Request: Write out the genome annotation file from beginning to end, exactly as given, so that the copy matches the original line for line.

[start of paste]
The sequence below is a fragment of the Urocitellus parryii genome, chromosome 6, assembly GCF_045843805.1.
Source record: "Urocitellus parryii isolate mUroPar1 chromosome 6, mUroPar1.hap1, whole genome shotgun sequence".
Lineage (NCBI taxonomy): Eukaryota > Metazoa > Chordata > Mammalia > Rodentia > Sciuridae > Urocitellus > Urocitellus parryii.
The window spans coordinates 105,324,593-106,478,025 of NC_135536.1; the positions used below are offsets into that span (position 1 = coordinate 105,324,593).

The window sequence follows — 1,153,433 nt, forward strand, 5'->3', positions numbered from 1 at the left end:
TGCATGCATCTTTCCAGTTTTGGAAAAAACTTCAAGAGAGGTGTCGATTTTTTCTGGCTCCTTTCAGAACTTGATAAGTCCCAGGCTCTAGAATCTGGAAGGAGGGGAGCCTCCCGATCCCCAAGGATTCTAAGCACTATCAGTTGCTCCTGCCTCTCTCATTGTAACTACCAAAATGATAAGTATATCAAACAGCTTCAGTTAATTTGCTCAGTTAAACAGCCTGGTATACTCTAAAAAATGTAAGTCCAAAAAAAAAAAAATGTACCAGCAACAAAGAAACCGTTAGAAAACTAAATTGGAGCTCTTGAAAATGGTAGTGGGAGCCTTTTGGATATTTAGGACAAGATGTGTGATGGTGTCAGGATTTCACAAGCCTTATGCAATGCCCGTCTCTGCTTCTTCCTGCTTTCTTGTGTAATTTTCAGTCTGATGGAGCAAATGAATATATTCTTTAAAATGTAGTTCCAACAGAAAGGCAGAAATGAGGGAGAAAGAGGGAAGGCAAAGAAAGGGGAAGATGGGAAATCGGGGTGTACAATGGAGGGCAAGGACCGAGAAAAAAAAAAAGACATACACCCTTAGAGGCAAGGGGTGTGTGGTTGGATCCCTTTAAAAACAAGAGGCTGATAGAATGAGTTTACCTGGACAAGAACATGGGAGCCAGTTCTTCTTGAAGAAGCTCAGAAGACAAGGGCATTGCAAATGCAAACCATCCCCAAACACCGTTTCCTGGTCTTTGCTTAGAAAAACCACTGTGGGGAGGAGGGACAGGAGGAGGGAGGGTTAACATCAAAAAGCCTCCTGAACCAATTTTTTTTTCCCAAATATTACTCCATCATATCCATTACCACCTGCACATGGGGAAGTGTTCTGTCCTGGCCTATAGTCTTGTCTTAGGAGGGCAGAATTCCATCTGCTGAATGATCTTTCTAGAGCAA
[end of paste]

The sequence below is a fragment of the Urocitellus parryii genome, chromosome 6, assembly GCF_045843805.1.
Source record: "Urocitellus parryii isolate mUroPar1 chromosome 6, mUroPar1.hap1, whole genome shotgun sequence".
Lineage (NCBI taxonomy): Eukaryota > Metazoa > Chordata > Mammalia > Rodentia > Sciuridae > Urocitellus > Urocitellus parryii.
The window spans coordinates 105,324,593-106,478,025 of NC_135536.1; the positions used below are offsets into that span (position 1 = coordinate 105,324,593).

The window sequence follows — 1,153,433 nt, forward strand, 5'->3', positions numbered from 1 at the left end:
TGCATGCATCTTTCCAGTTTTGGAAAAAACTTCAAGAGAGGTGTCGATTTTTTCTGGCTCCTTTCAGAACTTGATAAGTCCCAGGCTCTAGAATCTGGAAGGAGGGGAGCCTCCCGATCCCCAAGGATTCTAAGCACTATCAGTTGCTCCTGCCTCTCTCATTGTAACTACCAAAATGATAAGTATATCAAACAGCTTCAGTTAATTTGCTCAGTTAAACAGCCTGGTATACTCTAAAAAATGTAAGTCCAAAAAAAAAAAAATGTACCAGCAACAAAGAAACCGTTAGAAAACTAAATTGGAGCTCTTGAAAATGGTAGTGGGAGCCTTTTGGATATTTAGGACAAGATGTGTGATGGTGTCAGGATTTCACAAGCCTTATGCAATGCCCGTCTCTGCTTCTTCCTGCTTTCTTGTGTAATTTTCAGTCTGATGGAGCAAATGAATATATTCTTTAAAATGTAGTTCCAACAGAAAGGCAGAAATGAGGGAGAAAGAGGGAAGGCAAAGAAAGGGGAAGATGGGAAATCGGGGTGTACAATGGAGGGCAAGGACCGAGAAAAAAAAAAAGACATACACCCTTAGAGGCAAGGGGTGTGTGGTTGGATCCCTTTAAAAACAAGAGGCTGATAGAATGAGTTTACCTGGACAAGAACATGGGAGCCAGTTCTTCTTGAAGAAGCTCAGAAGACAAGGGCATTGCAAATGCAAACCATCCCCAAACACCGTTTCCTGGTCTTTGCTTAGAAAAACCACTGTGGGGAGGAGGGACAGGAGGAGGGAGGGTTAACATCAAAAAGCCTCCTGAACCAATTTTTTTTTCCCAAATATTACTCCATCATATCCATTACCACCTGCACATGGGGAAGTGTTCTGTCCTGGCCTATAGTCTTGTCTTAGGAGGGCAGAATTCCATCTGCTGAATGATCTTTCTAGAGCAA